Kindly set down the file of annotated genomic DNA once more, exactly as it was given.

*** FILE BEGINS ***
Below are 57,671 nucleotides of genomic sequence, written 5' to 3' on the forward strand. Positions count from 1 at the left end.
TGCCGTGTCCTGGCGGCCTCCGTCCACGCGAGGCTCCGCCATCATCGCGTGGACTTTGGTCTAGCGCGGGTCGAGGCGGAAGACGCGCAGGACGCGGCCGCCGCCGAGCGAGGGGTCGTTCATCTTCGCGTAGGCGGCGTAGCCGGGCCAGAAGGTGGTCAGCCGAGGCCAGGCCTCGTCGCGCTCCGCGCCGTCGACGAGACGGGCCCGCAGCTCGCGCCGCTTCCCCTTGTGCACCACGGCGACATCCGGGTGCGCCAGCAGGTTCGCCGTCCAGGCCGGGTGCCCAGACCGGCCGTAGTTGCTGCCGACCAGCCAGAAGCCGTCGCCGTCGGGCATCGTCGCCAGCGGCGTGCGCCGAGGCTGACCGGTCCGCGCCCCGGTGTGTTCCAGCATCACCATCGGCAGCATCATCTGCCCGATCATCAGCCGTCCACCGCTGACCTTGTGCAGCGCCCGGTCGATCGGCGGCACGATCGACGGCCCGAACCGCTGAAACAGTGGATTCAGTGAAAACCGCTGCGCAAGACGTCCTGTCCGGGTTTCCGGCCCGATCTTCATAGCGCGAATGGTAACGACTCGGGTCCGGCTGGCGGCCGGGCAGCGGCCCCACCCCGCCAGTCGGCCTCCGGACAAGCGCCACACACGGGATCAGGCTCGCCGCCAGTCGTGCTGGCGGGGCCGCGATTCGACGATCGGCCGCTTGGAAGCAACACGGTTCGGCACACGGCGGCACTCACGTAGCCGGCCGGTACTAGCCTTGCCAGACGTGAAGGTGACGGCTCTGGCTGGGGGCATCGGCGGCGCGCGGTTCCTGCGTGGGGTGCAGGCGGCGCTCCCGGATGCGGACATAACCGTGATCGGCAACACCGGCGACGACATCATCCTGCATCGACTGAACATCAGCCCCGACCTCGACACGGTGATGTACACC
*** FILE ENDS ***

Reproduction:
Below are 57,671 nucleotides of genomic sequence, written 5' to 3' on the forward strand. Positions count from 1 at the left end.
TGCCGTGTCCTGGCGGCCTCCGTCCACGCGAGGCTCCGCCATCATCGCGTGGACTTTGGTCTAGCGCGGGTCGAGGCGGAAGACGCGCAGGACGCGGCCGCCGCCGAGCGAGGGGTCGTTCATCTTCGCGTAGGCGGCGTAGCCGGGCCAGAAGGTGGTCAGCCGAGGCCAGGCCTCGTCGCGCTCCGCGCCGTCGACGAGACGGGCCCGCAGCTCGCGCCGCTTCCCCTTGTGCACCACGGCGACATCCGGGTGCGCCAGCAGGTTCGCCGTCCAGGCCGGGTGCCCAGACCGGCCGTAGTTGCTGCCGACCAGCCAGAAGCCGTCGCCGTCGGGCATCGTCGCCAGCGGCGTGCGCCGAGGCTGACCGGTCCGCGCCCCGGTGTGTTCCAGCATCACCATCGGCAGCATCATCTGCCCGATCATCAGCCGTCCACCGCTGACCTTGTGCAGCGCCCGGTCGATCGGCGGCACGATCGACGGCCCGAACCGCTGAAACAGTGGATTCAGTGAAAACCGCTGCGCAAGACGTCCTGTCCGGGTTTCCGGCCCGATCTTCATAGCGCGAATGGTAACGACTCGGGTCCGGCTGGCGGCCGGGCAGCGGCCCCACCCCGCCAGTCGGCCTCCGGACAAGCGCCACACACGGGATCAGGCTCGCCGCCAGTCGTGCTGGCGGGGCCGCGATTCGACGATCGGCCGCTTGGAAGCAACACGGTTCGGCACACGGCGGCACTCACGTAGCCGGCCGGTACTAGCCTTGCCAGACGTGAAGGTGACGGCTCTGGCTGGGGGCATCGGCGGCGCGCGGTTCCTGCGTGGGGTGCAGGCGGCGCTCCCGGATGCGGACATAACCGTGATCGGCAACACCGGCGACGACATCATCCTGCATCGACTGAACATCAGCCCCGACCTCGACACGGTGATGTACACC